News at Mason
Remembering George W. Johnson
November 15, 2017 / by Preston Williams
At a remembrance and celebration of former George Mason University President George W. Johnson on Monday, admirers recalled the university’s fourth and longest-serving president as an empowering visionary who guided George Mason from a regional school into a nationally recognized institution.
The Center for the Arts Concert Hall, one of Johnson’s signature projects, was a fitting venue for the event. Facilities increased by 20 buildings, and 3 million square feet, during Johnson’s 1978-96 tenure. Johnson died in May at 88.
While he was Mason’s president, the university’s enrollment more than doubled to 24,000 and degree programs grew from 56 to 110 (including the university’s first doctoral programs). Johnson worked closely with Northern Virginia political and business leaders to convince downstate legislators that this growing region of the state needed a major research university that would grow side by side with the region.
“We can become our region’s university, Virginia’s special university and a national university all at the same time,” Johnson said in a five-minute video at the ceremony, capturing his bold plan for Mason as an innovator, not an imitator.
By all accounts, the 6-foot-6 North Dakotan followed through on his grand vision. Among the schools and facilities that sprouted during Johnson’s tenure were the Volgenau School of Engineering, EagleBank Arena, the College of Visual and Performing Arts, Scalia Law School, the School for Conflict Analysis and Resolution, the Schar School of Policy and Government, Krasnow Institute for Advanced Studies, New Century College, the Honors College and the Johnson Center (named in his honor).
Johnson also started the Robinson Professors Program, Early Identification Program, and the Science and Technology and Arlington campuses. Mason won two Nobel Prizes in economics during his tenure.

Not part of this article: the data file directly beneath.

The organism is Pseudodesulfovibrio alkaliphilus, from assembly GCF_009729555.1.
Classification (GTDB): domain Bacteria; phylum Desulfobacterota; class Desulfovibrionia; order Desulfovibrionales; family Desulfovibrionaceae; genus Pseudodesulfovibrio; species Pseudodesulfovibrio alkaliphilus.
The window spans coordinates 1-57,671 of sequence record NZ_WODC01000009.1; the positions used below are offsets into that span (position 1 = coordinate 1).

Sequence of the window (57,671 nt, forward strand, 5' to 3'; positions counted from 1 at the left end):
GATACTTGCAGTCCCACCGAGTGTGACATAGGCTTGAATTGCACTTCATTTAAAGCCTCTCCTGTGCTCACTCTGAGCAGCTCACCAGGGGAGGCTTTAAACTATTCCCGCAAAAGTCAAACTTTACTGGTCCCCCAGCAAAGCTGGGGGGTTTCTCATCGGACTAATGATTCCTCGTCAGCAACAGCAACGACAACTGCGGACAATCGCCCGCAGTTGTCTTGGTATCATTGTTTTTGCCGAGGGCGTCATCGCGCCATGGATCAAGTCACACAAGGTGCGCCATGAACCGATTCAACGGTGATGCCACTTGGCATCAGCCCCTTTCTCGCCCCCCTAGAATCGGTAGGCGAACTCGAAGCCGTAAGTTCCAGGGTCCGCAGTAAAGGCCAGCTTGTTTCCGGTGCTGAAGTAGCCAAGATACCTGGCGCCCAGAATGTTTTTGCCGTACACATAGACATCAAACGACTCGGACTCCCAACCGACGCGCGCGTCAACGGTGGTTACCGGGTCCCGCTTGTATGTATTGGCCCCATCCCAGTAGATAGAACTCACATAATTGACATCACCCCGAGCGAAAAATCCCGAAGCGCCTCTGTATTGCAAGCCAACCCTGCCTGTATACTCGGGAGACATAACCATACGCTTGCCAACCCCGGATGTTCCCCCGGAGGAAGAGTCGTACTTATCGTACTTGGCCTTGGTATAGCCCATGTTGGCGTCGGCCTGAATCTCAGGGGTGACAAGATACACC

“My task was not to envision the architecture of the shining city on the hill,” Johnson said in the video. “My job was to get us all to the hill.”
The ceremony also highlighted the more lighthearted side of Johnson. Burning Tree Club golfing friend Alan G. Kirk recalled former English professor Johnson as “a jolly good fellow” known as “Dr. J” around the club. Johnson liked to quote literary passages on the golf course and on occasion would request some T.S. Eliot from his pal Kirk.
The other speakers at the remembrance, all with Mason ties, also spoke of Johnson’s intellectualism, vision and the lasting impact he had on their lives, the university and Northern Virginia:
Clara Lovett, former Mason provost and president emerita, Northern Arizona University
“George Johnson was quintessentially an academic president. He was an intellectual in his own way. And therefore he was very respectful of academic traditions, including the way we had historically planned campuses. But he pushed all of us to look beyond, to establish new traditions, to realize that you can forge ahead, rethink the enterprise, without being unfaithful or disrespectful to what came before.”
John T. “Til” Hazel, former Mason rector
“When I think about George Johnson, three words come to mind – vision, courage and determination. George had the vision to see ahead what most people didn’t see. He had the courage to undertake the most difficult things and never waver. And he had the determination to stay with his activities until he reached the goal.”
Alexandra Kostovski, Johnson’s granddaughter and current Mason student
“It was a privilege to have grown up with a man of his character. George has impacted the woman I have become today, a woman who treats people with kindness no matter what background they’re from. I feel honored to be the granddaughter of a man who highly valued education. I carry him with me every day, and I’m often reminded by his love in [wife] Joanne and a strong resemblance in his son Garth. He may be out of sight, but he is surely never out of my mind.”
Carol Mattusch, Mason professor emerita
“Being hired at George Mason of course required a job description. But our jobs under George Johnson were never quite about the job description. They were about what we could do. ‘Ask for what you want,’ he said, and that is what he did as president…. He made this university what it is today. The faculty, the programs and the students are the results of his vision and his tenacity.”
Ángel Cabrera, Mason president
“George Mason University is such a gem in American higher education that together this community has built thanks to a very special man like George Johnson. We owe it to him, to his memory and to the whole community to make sure we preserve this jewel.”